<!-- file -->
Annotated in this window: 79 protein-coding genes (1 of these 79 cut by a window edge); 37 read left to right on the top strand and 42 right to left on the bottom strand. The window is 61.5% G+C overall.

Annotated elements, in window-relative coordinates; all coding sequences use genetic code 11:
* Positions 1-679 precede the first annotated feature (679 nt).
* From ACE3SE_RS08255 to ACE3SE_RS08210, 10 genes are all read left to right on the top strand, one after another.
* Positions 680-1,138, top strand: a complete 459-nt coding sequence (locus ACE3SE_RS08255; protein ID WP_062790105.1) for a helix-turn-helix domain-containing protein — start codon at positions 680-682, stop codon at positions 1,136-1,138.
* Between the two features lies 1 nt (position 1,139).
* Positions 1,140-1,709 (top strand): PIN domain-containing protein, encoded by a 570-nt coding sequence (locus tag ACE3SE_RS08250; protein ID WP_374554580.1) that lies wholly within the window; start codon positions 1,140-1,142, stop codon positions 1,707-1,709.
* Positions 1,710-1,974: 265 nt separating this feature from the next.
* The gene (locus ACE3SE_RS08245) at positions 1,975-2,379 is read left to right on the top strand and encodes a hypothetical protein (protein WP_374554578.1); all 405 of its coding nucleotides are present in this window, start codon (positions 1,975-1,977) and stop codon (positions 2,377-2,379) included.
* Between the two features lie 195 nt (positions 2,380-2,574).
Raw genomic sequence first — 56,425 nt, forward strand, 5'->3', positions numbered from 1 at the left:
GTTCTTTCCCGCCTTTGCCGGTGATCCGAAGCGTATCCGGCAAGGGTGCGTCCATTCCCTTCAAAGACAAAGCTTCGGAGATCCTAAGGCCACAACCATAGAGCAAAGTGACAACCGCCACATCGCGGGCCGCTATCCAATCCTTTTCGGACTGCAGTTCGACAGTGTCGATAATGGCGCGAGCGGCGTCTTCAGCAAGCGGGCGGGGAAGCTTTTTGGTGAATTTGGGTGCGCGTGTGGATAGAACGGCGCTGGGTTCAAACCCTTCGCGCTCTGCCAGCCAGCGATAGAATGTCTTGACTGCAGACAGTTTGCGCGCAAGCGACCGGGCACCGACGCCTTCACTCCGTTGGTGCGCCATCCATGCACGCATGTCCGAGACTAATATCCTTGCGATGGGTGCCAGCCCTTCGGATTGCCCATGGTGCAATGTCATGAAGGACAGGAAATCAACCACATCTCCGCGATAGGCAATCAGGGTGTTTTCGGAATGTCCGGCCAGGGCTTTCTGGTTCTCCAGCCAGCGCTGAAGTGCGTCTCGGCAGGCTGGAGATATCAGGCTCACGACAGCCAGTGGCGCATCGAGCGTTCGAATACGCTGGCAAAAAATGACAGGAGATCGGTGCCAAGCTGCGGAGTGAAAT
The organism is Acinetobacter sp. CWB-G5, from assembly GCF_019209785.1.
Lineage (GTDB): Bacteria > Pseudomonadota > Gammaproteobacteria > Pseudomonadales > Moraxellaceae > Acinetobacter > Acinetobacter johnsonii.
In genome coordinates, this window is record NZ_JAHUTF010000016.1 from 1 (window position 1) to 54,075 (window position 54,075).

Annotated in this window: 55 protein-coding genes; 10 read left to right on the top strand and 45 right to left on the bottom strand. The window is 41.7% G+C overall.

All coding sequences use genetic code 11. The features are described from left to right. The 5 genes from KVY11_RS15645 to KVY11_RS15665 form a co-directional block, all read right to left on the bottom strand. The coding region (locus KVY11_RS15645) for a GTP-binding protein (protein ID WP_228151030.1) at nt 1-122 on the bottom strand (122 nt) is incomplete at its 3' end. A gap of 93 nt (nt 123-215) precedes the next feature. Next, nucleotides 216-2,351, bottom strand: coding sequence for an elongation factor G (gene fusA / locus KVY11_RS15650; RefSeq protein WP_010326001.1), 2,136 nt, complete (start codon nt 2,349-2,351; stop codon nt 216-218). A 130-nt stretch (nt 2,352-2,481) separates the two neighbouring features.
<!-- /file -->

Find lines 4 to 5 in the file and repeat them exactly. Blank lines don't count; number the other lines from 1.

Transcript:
* From ACE3SE_RS08255 to ACE3SE_RS08210, 10 genes are all read left to right on the top strand, one after another.
* Positions 680-1,138, top strand: a complete 459-nt coding sequence (locus ACE3SE_RS08255; protein ID WP_062790105.1) for a helix-turn-helix domain-containing protein — start codon at positions 680-682, stop codon at positions 1,136-1,138.